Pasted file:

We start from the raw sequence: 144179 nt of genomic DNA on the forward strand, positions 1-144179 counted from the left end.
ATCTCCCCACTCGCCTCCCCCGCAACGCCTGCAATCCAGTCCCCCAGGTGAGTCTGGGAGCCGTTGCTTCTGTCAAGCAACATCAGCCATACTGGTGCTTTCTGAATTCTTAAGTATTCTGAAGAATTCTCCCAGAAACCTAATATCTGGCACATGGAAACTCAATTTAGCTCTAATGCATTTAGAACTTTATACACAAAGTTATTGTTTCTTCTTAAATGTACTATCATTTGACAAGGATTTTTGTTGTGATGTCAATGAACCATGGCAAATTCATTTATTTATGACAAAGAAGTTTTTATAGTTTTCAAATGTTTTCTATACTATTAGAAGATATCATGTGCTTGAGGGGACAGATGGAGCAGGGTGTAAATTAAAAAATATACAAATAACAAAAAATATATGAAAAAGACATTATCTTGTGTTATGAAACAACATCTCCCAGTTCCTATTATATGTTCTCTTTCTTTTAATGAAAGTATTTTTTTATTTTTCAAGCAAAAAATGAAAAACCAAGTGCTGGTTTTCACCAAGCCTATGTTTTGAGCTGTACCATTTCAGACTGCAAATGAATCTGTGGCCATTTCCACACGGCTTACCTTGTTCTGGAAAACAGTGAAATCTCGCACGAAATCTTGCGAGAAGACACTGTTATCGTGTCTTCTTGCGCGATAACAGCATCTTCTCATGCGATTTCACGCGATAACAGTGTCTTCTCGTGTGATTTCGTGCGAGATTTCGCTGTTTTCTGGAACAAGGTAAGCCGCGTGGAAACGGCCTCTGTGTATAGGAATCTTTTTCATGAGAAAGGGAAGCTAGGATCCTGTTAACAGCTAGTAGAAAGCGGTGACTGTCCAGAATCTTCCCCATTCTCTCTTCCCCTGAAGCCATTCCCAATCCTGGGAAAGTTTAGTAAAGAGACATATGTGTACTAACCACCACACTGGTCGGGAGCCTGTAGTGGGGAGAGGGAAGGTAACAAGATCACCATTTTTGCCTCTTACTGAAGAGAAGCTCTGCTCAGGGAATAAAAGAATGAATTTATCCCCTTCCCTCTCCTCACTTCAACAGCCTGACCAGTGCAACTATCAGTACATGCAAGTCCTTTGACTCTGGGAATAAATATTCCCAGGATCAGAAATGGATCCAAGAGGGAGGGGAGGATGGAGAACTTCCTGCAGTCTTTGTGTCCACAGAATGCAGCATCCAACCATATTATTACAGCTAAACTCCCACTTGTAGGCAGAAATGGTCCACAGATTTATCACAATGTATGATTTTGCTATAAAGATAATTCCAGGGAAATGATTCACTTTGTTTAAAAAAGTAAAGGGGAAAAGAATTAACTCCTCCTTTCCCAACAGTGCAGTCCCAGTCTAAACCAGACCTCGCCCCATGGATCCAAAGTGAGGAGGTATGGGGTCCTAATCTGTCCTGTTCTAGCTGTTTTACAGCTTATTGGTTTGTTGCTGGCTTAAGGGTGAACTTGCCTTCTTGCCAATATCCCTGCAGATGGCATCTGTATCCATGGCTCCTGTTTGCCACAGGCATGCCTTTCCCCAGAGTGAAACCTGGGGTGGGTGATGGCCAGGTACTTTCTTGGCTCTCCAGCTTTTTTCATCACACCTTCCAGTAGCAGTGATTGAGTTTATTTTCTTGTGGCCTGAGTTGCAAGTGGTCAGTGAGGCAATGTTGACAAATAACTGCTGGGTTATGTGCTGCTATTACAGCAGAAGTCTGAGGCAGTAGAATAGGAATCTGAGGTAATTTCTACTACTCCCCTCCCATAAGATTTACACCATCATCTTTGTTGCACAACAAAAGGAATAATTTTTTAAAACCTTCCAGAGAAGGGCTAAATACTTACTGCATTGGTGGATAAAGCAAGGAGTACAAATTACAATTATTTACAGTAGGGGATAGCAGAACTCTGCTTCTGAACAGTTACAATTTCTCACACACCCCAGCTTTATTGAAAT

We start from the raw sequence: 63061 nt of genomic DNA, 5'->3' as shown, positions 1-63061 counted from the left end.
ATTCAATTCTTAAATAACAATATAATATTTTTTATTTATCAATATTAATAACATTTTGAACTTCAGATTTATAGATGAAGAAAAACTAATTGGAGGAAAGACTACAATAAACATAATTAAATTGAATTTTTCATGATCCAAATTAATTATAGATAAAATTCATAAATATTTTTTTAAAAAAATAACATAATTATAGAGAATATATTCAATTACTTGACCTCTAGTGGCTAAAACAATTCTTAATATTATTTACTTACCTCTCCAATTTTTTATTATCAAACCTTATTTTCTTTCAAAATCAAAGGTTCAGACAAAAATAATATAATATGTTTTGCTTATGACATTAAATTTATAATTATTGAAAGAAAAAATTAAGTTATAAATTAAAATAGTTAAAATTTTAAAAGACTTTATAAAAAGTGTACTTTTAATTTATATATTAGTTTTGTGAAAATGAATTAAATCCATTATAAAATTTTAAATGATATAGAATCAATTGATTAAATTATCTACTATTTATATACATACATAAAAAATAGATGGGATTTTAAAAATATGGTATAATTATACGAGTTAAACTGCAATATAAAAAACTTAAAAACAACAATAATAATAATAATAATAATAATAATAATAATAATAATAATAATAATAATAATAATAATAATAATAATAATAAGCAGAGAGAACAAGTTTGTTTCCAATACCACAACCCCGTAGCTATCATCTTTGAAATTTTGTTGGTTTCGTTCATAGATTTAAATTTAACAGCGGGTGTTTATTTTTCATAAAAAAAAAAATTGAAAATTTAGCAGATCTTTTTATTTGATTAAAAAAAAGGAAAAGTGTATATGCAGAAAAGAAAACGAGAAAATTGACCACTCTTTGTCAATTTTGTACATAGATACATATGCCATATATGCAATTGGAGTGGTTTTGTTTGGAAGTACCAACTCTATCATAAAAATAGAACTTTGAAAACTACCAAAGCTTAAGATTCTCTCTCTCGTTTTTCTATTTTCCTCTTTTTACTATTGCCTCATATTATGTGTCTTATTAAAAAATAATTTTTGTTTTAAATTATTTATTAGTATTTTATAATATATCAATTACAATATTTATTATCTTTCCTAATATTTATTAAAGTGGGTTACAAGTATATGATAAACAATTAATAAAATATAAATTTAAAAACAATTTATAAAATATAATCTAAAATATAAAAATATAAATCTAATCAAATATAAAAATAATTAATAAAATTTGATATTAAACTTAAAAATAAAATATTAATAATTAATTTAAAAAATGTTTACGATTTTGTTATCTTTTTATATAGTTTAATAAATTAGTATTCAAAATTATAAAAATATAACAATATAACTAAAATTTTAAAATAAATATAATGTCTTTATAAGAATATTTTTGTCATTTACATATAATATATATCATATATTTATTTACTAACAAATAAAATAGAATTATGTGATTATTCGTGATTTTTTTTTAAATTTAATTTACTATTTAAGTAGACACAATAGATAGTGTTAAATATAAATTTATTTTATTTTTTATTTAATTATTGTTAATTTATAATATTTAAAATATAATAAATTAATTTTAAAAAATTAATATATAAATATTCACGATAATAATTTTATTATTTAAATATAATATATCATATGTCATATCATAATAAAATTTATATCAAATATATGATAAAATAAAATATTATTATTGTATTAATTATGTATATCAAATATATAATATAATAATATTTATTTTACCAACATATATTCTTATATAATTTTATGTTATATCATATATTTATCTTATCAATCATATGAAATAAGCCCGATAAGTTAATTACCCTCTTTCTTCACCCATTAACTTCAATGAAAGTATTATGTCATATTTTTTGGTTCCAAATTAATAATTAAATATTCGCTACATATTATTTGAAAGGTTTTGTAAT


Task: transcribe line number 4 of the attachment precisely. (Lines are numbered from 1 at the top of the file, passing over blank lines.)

ATTCAATTCTTAAATAACAATATAATATTTTTTATTTATCAATATTAATAACATTTTGAACTTCAGATTTATAGATGAAGAAAAACTAATTGGAGGAAAGACTACAATAAACATAATTAAATTGAATTTTTCATGATCCAAATTAATTATAGATAAAATTCATAAATATTTTTTTAAAAAAATAACATAATTATAGAGAATATATTCAATTACTTGACCTCTAGTGGCTAAAACAATTCTTAATATTATTTACTTACCTCTCCAATTTTTTATTATCAAACCTTATTTTCTTTCAAAATCAAAGGTTCAGACAAAAATAATATAATATGTTTTGCTTATGACATTAAATTTATAATTATTGAAAGAAAAAATTAAGTTATAAATTAAAATAGTTAAAATTTTAAAAGACTTTATAAAAAGTGTACTTTTAATTTATATATTAGTTTTGTGAAAATGAATTAAATCCATTATAAAATTTTAAATGATATAGAATCAATTGATTAAATTATCTACTATTTATATACATACATAAAAAATAGATGGGATTTTAAAAATATGGTATAATTATACGAGTTAAACTGCAATATAAAAAACTTAAAAACAACAATAATAATAATAATAATAATAATAATAATAATAATAATAATAATAATAATAATAATAATAATAATAATAATAAGCAGAGAGAACAAGTTTGTTTCCAATACCACAACCCCGTAGCTATCATCTTTGAAATTTTGTTGGTTTCGTTCATAGATTTAAATTTAACAGCGGGTGTTTATTTTTCATAAAAAAAAAAATTGAAAATTTAGCAGATCTTTTTATTTGATTAAAAAAAAGGAAAAGTGTATATGCAGAAAAGAAAACGAGAAAATTGACCACTCTTTGTCAATTTTGTACATAGATACATATGCCATATATGCAATTGGAGTGGTTTTGTTTGGAAGTACCAACTCTATCATAAAAATAGAACTTTGAAAACTACCAAAGCTTAAGATTCTCTCTCTCGTTTTTCTATTTTCCTCTTTTTACTATTGCCTCATATTATGTGTCTTATTAAAAAATAATTTTTGTTTTAAATTATTTATTAGTATTTTATAATATATCAATTACAATATTTATTATCTTTCCTAATATTTATTAAAGTGGGTTACAAGTATATGATAAACAATTAATAAAATATAAATTTAAAAACAATTTATAAAATATAATCTAAAATATAAAAATATAAATCTAATCAAATATAAAAATAATTAATAAAATTTGATATTAAACTTAAAAATAAAATATTAATAATTAATTTAAAAAATGTTTACGATTTTGTTATCTTTTTATATAGTTTAATAAATTAGTATTCAAAATTATAAAAATATAACAATATAACTAAAATTTTAAAATAAATATAATGTCTTTATAAGAATATTTTTGTCATTTACATATAATATATATCATATATTTATTTACTAACAAATAAAATAGAATTATGTGATTATTCGTGATTTTTTTTTAAATTTAATTTACTATTTAAGTAGACACAATAGATAGTGTTAAATATAAATTTATTTTATTTTTTATTTAATTATTGTTAATTTATAATATTTAAAATATAATAAATTAATTTTAAAAAATTAATATATAAATATTCACGATAATAATTTTATTATTTAAATATAATATATCATATGTCATATCATAATAAAATTTATATCAAATATATGATAAAATAAAATATTATTATTGTATTAATTATGTATATCAAATATATAATATAATAATATTTATTTTACCAACATATATTCTTATATAATTTTATGTTATATCATATATTTATCTTATCAATCATATGAAATAAGCCCGATAAGTTAATTACCCTCTTTCTTCACCCATTAACTTCAATGAAAGTATTATGTCATATTTTTTGGTTCCAAATTAATAATTAAATATTCGCTACATATTATTTGAAAGGTTTTGTAAT